Eagle Eye is hosting a Talk and Discussion with Lisa M. Shulman MD about the brain and loss. After the talk a discussion will open up and you are free to share your own personal stories in a safe and compassionate environment. This event is free and open to the public.
In Before and After Loss, neurologist Dr. Lisa M. Shulman describes a personal story of loss and her journey to understand the science behind the mind-altering experience of grief. Part memoir, part creative nonfiction, part account of scientific discovery, this moving book combines Shulman's perspectives as an expert in brain science and a keen observer of behavior with her experience as a clinician, a caregiver, and a widow. Drawing on the latest studies about grief and its effects, she explains what scientists know about how the mind, brain, and body respond and heal following traumatic loss. She also traces the interface between the experience of profound loss and the search for emotional restoration.
Combining the science of emotional trauma with concrete psychological techniques— including dream interpretation, journaling, mindfulness exercises, and meditation—Shulman's frank and empathetic account will help readers regain their emotional balance by navigating the passage from profound sorrow to healing and growth.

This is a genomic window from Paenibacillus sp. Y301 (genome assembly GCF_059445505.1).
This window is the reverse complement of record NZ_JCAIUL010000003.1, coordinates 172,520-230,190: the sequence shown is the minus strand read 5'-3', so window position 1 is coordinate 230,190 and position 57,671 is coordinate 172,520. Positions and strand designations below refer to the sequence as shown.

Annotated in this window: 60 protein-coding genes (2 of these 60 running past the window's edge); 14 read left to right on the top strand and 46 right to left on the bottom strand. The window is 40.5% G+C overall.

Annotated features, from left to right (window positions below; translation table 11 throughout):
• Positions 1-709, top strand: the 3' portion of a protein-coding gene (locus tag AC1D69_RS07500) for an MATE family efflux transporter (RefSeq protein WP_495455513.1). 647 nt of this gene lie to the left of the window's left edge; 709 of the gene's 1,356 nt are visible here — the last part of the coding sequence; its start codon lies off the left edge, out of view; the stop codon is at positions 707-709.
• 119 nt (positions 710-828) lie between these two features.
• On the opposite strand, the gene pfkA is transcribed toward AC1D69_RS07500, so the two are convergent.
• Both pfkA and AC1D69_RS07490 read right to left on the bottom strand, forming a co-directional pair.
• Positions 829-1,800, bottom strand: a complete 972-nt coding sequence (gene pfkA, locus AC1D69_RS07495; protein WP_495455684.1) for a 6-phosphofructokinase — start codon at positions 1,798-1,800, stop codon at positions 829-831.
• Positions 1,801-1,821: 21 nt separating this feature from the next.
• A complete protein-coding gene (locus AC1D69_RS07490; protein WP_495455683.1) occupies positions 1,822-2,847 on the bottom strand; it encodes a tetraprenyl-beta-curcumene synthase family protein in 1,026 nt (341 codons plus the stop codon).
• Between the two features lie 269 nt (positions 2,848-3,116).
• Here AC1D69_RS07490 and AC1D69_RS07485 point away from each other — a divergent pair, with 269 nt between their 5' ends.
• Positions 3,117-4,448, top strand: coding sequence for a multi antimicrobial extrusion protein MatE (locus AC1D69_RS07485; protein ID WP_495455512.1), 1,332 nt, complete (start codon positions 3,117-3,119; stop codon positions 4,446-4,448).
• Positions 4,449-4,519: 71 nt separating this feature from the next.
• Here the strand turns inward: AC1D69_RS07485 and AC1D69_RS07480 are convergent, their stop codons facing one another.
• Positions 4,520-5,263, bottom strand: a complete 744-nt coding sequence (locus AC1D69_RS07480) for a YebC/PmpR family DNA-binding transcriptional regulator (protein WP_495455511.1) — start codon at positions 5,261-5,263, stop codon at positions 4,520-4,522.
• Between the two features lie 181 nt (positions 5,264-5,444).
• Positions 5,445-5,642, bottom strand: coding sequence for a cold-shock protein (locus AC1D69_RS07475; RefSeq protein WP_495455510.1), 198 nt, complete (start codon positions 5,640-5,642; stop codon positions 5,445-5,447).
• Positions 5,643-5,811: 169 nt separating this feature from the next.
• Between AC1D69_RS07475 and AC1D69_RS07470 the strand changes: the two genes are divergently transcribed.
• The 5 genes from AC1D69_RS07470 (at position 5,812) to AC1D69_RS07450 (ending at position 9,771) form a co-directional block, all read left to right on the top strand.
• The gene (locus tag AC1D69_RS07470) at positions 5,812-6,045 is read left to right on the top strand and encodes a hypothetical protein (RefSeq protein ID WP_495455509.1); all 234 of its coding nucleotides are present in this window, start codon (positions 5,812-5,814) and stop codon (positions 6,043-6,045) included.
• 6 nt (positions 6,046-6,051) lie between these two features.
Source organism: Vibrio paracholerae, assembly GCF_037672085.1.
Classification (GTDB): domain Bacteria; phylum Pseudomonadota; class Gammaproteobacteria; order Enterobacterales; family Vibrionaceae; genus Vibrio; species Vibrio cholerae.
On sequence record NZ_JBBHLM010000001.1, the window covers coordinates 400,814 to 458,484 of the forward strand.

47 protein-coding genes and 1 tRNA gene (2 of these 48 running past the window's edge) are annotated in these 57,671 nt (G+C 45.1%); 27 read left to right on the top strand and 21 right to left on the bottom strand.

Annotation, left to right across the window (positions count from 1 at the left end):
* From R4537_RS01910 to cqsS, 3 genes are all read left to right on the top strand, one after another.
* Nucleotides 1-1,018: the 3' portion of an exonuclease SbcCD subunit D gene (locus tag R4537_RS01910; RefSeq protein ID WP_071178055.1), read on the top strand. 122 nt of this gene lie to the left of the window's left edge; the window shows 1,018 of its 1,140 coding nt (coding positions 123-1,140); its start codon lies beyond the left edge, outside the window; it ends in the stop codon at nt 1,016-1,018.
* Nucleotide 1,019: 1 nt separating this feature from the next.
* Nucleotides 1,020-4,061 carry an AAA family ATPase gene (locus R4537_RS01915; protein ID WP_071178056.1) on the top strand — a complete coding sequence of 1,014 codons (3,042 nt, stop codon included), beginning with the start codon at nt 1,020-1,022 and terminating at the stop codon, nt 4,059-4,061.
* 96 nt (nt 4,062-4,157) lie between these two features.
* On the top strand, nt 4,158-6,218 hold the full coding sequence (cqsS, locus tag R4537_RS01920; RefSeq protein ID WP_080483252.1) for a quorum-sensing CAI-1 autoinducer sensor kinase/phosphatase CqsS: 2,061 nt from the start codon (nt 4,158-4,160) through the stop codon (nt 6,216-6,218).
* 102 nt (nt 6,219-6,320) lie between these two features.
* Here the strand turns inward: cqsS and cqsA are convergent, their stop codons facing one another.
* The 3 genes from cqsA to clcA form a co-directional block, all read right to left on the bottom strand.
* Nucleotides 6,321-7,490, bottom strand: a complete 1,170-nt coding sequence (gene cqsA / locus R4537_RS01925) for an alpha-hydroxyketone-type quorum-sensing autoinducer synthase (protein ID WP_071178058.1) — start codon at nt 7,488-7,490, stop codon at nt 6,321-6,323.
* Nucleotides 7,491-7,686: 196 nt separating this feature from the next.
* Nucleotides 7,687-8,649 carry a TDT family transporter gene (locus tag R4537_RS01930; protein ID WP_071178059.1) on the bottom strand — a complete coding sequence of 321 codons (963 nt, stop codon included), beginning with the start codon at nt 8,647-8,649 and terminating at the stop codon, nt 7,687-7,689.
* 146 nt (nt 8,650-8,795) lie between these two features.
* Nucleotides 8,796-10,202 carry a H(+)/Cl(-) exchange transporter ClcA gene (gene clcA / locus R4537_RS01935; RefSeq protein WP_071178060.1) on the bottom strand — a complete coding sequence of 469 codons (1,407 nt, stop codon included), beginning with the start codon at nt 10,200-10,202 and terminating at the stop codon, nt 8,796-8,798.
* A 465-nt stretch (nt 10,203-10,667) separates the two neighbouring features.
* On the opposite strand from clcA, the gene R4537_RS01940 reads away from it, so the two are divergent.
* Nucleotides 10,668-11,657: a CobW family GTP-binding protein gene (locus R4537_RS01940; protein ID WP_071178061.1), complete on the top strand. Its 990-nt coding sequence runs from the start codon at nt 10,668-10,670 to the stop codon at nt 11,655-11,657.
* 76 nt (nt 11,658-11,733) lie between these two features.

Lisa M. Shulman MD is professor of neurology at the University of Maryland School of Medicine. She is a specialist in movement and memory disorders and a federally-funded investigator studying the impact of chronic neurologic conditions on daily function and quality of life. Dr. Shulman is author or editor of more than 200 books, chapters and peer-reviewed publications. In Before and After Loss: A Neurologist’s Perspective on Loss, Grief and Our Brain, Dr. Shulman builds on her experience as a neurologist to describe a personal story of loss and her journey to understand the science behind the mind-altering experience of grief. Part memoir, part scientific discovery, this moving book combines her perspective as an expert in brain science with her experience as a clinician, a caregiver, and a widow. Shedding light on the disconnect between the conventional wisdom about loss and emerging knowledge of emotional trauma as the cause of brain dysfunction, Dr. Shulman explores not only the experience but also the science of loss.
Eagle Eye Books